COVID-19: Mission accomplished
April 24, 2020 |
There was an indelible moment in 2003 in which then-president George W. Bush stood atop the USS Abraham Lincoln aircraft carrier in front of a backdrop that declared “Mission Accomplished.”
It was the moment that heralded the end of major combat operations in the Iraq war, after which Iraq rapidly transitioned into the stable democracy we see today.
Just kidding. It was the beginning of a decades-long quagmire that would prove both catastrophically expensive and cost thousands of lives. And speaking of quagmires, you’ve probably already guessed where I’m going with this.
Moving the goalposts
When we entered this pandemic war, the announced goal was to flatten the curve to avoid overwhelming our critical care capacity. In keeping with the existing public health literature, the objective was to avoid having our limited human and physical resources collapse under unsustainable pressure. Even though the same number of people would eventually become infected and even die, we would at least be able to provide them with the best possible care.
To that end, a number of graphs surfaced seemingly overnight that looked like this:
After being locked down in our homes for over a month, how are we doing with this experiment?
As before, here are the corresponding curves for critical care admissions in two Ontario hospitals. The first is my own, in a mid-sized Ontario city, and the second, the critical care unit at the University Health Network in Toronto.
You’ll notice that these curves not only look flat, but that any hint of a surge is nearly indistinguishable. Put simply, these are empty hospitals – with few exceptions – and you’ll find hospitals just like them all across the province. You’ll find similarly empty hospitals across vast swaths of the United States. You’ll find them in the United Kingdom, where one third of beds are not filled despite large numbers of daily COVID deaths. You’ll even find them in the Philippines, which boasts a COVID-19 website more comprehensive and transparent than anything Canada has produced since the outset of the pandemic.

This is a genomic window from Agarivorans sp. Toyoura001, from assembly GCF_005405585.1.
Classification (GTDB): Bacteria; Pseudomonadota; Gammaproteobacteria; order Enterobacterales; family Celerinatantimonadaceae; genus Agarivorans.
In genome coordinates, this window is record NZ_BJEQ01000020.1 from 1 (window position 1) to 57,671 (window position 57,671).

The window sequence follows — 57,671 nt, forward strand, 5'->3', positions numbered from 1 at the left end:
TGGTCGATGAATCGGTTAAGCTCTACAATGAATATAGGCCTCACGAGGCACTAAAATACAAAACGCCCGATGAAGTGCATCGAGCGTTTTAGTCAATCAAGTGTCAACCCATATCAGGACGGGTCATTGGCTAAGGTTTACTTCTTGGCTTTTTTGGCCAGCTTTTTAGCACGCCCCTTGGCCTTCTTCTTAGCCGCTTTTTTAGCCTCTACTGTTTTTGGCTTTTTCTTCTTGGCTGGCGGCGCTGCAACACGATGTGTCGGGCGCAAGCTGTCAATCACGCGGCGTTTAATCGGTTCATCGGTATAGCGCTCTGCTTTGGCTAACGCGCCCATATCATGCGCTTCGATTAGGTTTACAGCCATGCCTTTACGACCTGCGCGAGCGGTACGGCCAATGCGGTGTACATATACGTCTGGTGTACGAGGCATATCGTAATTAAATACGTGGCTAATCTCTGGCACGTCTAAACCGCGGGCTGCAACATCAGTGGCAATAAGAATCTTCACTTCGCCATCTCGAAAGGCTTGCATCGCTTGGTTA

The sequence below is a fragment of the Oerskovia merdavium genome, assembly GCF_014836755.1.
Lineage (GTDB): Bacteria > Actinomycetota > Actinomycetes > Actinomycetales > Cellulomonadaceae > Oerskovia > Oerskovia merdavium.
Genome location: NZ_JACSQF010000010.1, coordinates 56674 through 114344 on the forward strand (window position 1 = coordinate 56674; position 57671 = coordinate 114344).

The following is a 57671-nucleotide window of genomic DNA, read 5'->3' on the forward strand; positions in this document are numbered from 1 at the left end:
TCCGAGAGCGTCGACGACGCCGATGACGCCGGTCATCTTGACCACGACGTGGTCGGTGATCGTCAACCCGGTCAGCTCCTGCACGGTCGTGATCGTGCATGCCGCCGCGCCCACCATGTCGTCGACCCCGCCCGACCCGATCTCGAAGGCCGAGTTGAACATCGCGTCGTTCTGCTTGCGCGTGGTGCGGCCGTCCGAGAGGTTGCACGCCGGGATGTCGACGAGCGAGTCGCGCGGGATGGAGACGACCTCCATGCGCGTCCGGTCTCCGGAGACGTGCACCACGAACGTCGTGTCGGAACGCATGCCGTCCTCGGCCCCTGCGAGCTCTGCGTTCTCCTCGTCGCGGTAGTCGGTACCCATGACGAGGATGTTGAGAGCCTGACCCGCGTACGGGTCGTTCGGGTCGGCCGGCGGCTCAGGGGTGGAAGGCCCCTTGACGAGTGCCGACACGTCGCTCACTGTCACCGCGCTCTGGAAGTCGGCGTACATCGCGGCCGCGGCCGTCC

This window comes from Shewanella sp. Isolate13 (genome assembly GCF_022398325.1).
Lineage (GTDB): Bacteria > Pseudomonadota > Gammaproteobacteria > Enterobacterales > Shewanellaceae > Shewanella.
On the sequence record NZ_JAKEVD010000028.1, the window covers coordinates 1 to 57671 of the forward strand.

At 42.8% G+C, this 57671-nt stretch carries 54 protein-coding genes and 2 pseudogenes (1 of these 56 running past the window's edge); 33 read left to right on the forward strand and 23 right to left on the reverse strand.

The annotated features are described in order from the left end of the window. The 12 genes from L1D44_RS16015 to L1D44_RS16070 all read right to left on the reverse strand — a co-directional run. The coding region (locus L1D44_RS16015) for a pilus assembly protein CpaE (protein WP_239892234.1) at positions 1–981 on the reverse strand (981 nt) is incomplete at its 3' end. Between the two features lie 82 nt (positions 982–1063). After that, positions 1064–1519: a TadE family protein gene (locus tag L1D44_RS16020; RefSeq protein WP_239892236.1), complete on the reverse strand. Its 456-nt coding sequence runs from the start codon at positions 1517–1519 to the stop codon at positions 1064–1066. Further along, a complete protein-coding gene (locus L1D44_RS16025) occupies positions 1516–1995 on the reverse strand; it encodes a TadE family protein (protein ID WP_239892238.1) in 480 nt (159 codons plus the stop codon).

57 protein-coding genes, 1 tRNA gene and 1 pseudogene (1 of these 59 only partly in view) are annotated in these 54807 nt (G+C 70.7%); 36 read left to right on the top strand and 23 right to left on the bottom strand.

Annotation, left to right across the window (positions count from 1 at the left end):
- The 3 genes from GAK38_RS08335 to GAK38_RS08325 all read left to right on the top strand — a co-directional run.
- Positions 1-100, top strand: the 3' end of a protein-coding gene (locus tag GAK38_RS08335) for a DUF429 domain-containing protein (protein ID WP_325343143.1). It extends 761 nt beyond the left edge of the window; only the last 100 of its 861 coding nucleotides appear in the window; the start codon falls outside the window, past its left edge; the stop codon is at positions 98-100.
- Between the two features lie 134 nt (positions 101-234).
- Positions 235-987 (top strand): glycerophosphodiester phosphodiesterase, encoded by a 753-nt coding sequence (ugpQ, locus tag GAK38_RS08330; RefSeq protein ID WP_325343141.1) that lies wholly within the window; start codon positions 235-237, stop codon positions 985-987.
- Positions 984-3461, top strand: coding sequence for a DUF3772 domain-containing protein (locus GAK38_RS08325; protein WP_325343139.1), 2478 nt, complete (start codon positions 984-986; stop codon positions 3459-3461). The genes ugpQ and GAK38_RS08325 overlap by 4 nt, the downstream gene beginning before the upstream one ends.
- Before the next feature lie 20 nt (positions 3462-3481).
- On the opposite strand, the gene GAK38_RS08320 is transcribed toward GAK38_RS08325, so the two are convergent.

Mission accomplished. So now what?
This is the question that has mystified many laypersons in the media. With the stated goal of flattening the curve seemingly achieved, the obvious answer would be that it’s time to reopen society, at least to a modest degree. But instead, the prevailing response has demonstrated a fundamental lack of understanding of the actual science behind the policies themselves. Take, for example, the following experiment in gaslighting in the National Post (emphasis added):
“The COVID-19 pandemic appears to have peaked in Ontario, several weeks ahead of earlier forecasts, and hospitals have largely escaped the feared surge in critically sick patients, provincial health officials said Monday. While earlier, frightening models predicted a peak in cases in May, shelter-in-place and other public health orders “have accelerated the peak to now,” according to the fresh data.”
Obviously, this doesn’t even make sense within its own paradigm of flattening the curve, since the original goal of such policy was to delay and extend the pandemic peak.
Nonetheless, there is still a plan. The roadmap for Canada calls for a loosening of restrictions if there are no new cases for 2-4 weeks, with a return to lockdown if there is a spike in cases. The only possible response to this is: why wouldn’t there be a spike?
How are we doing with herd immunity?
A spike is guaranteed because despite all our work and sacrifice, we are no further ahead than we were at the beginning of March. One could argue that we’re actually worse off because now we’re also broke, tired, and bored.